I suggest a campaign about ...

UK manufacture of Liquid Fluoride Thorium Reactors. Cheapest, greenest way to meet carbon targets.

Liquid Fluoride Thorium Reactors (LFTRs) are hundreds of times safer than the Pressurised Water Reactors (PWRs) planned for the UK's new-build. LFTRs operate at atmospheric pressure; PWRs operate at 155 times that and have this huge pressure 'driver' to expel radioactivity into the environment. LFTRs are half the price of PWRs and require only one-thousandth of the ore to be mined for the same energy output and thorium will be available for hundreds of thousands of years. High quality waste heat can be used for district heating or desalinating water. If only used for process heat, hydrogen can be made, to produce carbon-neutral fuels for transport and ammonia as feedstock for nitrate fertilisers. Several UK companies can produce this (glorified) atmospheric-pressure, hot-salt chemical plant. Prototype in 5 years - production line manufacture at 1 per day in 10 years - all coal fired power stations replaced in 2 years. Wordwide market for tens of thousands of these modular units. UK manufacturing jobs, growth and prosperity not seen in 3 generations. At least half of the money Government plans to spend on inconsequential renewables will be saved, to spend elsewhere. Make the UK Government spend our taxes in this most cost-effective way.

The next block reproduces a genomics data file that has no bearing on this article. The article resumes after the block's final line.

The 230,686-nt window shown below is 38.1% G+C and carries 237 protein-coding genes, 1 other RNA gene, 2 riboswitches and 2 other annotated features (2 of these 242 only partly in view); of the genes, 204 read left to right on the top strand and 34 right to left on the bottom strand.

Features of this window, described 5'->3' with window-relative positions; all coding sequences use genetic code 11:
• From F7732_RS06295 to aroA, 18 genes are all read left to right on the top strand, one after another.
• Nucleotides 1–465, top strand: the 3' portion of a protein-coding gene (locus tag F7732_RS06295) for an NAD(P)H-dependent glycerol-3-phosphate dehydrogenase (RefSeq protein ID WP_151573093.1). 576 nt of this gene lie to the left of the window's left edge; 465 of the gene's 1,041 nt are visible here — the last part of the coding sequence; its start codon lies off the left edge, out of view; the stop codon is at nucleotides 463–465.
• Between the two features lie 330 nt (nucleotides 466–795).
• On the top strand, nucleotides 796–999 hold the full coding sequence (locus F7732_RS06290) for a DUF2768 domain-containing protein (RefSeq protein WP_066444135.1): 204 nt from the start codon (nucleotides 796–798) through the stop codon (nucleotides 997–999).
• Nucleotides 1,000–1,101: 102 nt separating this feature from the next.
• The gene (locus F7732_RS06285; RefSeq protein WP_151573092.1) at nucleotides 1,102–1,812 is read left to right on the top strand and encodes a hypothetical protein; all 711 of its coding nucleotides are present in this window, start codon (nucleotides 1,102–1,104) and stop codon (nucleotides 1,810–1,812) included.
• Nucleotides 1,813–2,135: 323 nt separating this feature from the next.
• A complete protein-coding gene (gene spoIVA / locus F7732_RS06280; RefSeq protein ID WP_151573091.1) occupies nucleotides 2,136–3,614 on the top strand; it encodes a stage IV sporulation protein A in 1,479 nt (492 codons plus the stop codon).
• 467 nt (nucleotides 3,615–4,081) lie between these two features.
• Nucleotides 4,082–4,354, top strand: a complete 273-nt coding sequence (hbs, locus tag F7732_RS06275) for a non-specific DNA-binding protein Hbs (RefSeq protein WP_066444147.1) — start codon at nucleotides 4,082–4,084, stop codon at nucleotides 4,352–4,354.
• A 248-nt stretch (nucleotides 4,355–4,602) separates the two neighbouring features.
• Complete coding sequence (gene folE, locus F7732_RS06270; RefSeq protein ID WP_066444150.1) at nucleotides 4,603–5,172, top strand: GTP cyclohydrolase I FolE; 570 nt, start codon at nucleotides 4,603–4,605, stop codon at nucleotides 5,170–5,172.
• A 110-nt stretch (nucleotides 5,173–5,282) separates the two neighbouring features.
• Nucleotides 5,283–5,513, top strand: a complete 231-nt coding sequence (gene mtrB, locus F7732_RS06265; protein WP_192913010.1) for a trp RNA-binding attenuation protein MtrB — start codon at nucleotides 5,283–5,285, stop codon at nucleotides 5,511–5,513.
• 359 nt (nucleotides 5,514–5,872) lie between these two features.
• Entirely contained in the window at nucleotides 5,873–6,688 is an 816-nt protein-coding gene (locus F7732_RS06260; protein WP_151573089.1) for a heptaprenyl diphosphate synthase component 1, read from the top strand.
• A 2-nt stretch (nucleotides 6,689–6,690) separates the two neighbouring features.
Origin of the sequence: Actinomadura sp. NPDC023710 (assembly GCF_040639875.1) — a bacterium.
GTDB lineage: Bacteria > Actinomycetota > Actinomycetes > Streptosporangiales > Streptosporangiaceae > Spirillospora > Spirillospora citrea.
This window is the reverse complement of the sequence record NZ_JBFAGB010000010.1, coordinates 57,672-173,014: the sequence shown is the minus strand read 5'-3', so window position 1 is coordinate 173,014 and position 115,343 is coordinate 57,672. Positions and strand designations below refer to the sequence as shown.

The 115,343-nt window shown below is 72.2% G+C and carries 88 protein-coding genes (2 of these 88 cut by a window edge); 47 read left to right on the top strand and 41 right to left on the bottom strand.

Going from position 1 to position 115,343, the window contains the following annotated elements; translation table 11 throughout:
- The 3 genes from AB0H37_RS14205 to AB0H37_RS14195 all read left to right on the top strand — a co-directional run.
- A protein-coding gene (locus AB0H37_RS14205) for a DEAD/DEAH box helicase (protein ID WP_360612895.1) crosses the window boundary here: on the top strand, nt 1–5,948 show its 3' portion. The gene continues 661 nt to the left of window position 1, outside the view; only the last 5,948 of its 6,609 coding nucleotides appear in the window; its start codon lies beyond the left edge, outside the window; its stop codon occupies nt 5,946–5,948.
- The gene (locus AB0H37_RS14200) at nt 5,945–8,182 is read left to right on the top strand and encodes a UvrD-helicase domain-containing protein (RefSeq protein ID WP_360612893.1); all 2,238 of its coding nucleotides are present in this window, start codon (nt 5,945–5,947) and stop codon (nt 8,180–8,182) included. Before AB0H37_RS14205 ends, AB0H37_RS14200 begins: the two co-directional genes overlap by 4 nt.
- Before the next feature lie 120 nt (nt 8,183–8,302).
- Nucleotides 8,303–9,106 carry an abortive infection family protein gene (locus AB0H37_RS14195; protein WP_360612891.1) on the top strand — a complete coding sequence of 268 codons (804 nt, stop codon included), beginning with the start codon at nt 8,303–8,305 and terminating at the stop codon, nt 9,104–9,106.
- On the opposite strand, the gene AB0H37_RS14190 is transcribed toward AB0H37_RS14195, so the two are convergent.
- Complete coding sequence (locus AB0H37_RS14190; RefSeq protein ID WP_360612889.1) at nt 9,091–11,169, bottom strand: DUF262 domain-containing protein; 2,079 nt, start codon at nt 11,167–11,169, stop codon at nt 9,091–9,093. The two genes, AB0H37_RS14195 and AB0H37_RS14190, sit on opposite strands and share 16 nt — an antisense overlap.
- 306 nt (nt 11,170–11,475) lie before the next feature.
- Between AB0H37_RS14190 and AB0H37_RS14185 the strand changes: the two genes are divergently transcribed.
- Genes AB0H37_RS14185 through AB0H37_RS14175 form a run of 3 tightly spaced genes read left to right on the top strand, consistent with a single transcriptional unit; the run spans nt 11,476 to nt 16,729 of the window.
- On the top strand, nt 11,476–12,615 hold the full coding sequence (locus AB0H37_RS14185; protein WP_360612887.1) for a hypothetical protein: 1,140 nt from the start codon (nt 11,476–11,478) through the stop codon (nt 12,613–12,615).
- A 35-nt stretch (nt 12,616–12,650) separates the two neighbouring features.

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    Colin MegsonColin Megson shared this idea  ·   ·  Flag idea as inappropriate…  ·  Admin →

    95 comments

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      • Ian KennettIan Kennett commented  ·   ·  Flag as inappropriate

        The Thorium Reactor technology is exciting but, sadly, a long way off. Many countries are doing experimental work at present but, from my 'research' India is the present leader in the field. There are several different design ideas at the moment bu they intend building a 250Mwe reactor system but do not expect to start this until nearer 2020. A reactor of this size would only be useful in fairly small electricity systems and further development work would be needed to get up to the 1000MWe size suitable for large systems like the UK. An exciting prospect, but sadly one for the future.